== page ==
EATG, IHRD, Thai Drug Users Network, e CEE-HRN hanno lanciato una Sign-On letter indirizzata al Dr. Lee, direttore generale dell’OMS, che sottolinea la necessità di garantire l’accesso ai farmaci antiretrovirali per i consumatori di sostanze illegali.La lettera chiede all’OMS di intraprendere alcune azioni che si ritiene possano contribuire a rimuovere gli ostacoli che limitano l’accesso ai trattamenti antiretrovirali per i consumatori di sostanze illegali:
di riconoscere che esistono tali ostacoli, ed assumere la rimozione di tali ostacoli come una delle priorità dell’iniziativa “3 by 5” ;
di assumere un ruolo di leadership raccomandando ai governi la rimozione di ogni legge repressiva contro i consumatori di sostanze illegali ;
di includere il metadone nella lista dei farmaci ritenuti essenziali per la lotta all’HIV/AIDS ;
di rendere ampiamente disponibili le informazioni relative alla interazioni tra farmaci antiretrovirali e sostanze illegali, e
di intraprendere una serie di studi clinici per la valutazione delle potenziali interazioni tra i farmaci antiretrovirali e le più comuni sostanze illegali per uso ricreativo
Di seguito il testo della lettera (in inglese). L’iniziativa è stata lanciata dallo European AIDS Treatment Group (EATG http://www.eatg.org), IHRD, Thai Drug Users Network, CEE-HRN.
Tutte le organizzazioni (ed i singoli individui) che desiderano sostenere l’iniziativa sono inviatati ad inviare la loro adesione entro il primo febbraio 2004. Vi preghiamo di inviare i dati relativi alla vostra organizzazione, il vostro nome, la vostra posizione all’interno dell’organizzazione che sottoscrive l’appello, l’indirizzo presso la quale ha sede l’organizzazione, e l’indirizzo di posta elettronica a email@example.com.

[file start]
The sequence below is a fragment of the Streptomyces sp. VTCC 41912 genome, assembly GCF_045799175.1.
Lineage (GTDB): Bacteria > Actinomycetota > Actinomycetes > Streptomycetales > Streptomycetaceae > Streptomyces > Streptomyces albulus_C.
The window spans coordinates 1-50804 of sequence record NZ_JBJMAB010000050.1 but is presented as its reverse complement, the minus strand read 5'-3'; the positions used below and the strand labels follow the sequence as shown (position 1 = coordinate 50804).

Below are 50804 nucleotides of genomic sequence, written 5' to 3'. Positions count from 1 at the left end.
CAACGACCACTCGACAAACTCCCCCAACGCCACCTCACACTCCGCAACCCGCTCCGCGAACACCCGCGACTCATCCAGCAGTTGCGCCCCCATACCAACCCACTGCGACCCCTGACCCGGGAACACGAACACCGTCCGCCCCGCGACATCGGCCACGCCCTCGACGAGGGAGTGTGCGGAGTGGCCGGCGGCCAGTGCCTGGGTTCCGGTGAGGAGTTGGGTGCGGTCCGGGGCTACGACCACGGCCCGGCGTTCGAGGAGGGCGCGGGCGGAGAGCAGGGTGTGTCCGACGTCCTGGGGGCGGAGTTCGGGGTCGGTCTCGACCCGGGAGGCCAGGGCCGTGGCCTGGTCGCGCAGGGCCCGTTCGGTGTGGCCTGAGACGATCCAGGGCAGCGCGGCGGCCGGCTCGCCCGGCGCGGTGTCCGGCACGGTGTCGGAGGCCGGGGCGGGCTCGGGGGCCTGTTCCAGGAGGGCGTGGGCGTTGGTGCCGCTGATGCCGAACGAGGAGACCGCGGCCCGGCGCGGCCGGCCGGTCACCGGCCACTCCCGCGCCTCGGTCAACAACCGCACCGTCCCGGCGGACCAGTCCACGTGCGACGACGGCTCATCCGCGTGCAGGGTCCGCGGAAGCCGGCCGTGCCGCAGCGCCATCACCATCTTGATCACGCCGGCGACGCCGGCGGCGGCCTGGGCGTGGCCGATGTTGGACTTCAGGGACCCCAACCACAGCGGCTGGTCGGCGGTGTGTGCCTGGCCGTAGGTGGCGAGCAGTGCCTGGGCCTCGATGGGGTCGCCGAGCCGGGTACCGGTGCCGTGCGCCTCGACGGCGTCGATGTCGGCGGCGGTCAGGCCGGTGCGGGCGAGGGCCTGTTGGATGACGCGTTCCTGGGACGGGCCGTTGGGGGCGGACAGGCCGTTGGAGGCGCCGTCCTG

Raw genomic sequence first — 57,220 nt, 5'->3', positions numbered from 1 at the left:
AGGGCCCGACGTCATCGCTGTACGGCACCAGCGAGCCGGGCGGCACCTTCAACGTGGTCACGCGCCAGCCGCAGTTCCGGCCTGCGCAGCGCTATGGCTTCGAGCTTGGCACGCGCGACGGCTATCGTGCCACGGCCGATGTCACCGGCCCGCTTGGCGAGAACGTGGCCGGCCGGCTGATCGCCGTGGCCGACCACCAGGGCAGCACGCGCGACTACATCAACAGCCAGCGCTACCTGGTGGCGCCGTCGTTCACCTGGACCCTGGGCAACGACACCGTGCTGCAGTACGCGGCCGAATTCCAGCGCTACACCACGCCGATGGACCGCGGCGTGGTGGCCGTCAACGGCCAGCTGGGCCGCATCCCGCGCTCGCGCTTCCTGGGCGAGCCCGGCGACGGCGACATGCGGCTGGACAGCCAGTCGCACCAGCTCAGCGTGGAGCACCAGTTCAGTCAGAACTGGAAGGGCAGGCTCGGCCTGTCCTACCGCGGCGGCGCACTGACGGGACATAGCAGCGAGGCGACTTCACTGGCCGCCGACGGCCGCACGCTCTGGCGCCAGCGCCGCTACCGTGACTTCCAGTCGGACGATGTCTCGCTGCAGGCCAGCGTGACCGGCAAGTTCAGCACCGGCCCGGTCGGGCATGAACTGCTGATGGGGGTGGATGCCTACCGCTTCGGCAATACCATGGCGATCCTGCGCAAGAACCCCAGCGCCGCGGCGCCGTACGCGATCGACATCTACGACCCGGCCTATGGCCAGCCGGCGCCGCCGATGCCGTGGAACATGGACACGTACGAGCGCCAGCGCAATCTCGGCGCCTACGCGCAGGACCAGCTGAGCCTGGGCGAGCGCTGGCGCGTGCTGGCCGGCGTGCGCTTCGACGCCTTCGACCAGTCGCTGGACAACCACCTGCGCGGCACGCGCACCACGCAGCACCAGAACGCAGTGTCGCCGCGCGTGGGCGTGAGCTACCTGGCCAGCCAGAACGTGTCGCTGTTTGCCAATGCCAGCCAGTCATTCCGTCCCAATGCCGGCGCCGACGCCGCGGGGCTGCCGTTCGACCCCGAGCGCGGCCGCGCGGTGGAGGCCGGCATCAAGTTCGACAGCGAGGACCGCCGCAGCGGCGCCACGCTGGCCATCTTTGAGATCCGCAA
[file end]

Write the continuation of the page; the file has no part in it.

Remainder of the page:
Una nota di conferma confermerà l’inserimento della vostra organizzazione nella lista dei sostenitori, che sarà inviata all’Organizzazione Mondiale della Sanità
To: Director General
Dr. LEE Jong-wook
World Health Organization
CH-1211 Geneva 27, Suisse ,
Dear Dr. LEE,
We would like to commend you and the World Health Organization (WHO) for launching the historic ‘3by5’ initiative. We strongly support your commitment to reach the target of 3 million people on antiretroviral treatment by 2005 and your efforts to secure equal and universal access to life-saving treatment for the millions of people living with HIV/AIDS.
Your recent meeting with the Delegation of People Living with HIV/AIDS, held in Geneva on November 4, 2003, clearly signals your commitment to involve the primary beneficiaries of the ‘3by5’ initiative. We strongly hope it represents a watershed in the way the WHO sees the role of activists in advising and supporting the WHO to make ‘3by5’ a reality.
As representatives of the international intravenous drug user (IDU) community and service-providers/advocates working with the populations vulnerable to HIV/AIDS, we advocate for full, equal and universal access to antiretroviral treatment to those who are often marginalized and discriminated in access to HIV treatment and prevention interventions. Our main goal is to ensure that the WHO statement, that “access to HIV treatment should not be artificially restricted due to political or social constrains [and that] there should be no categorical exclusion of injection drug users from any level of care” will be accomplished by all national authorities.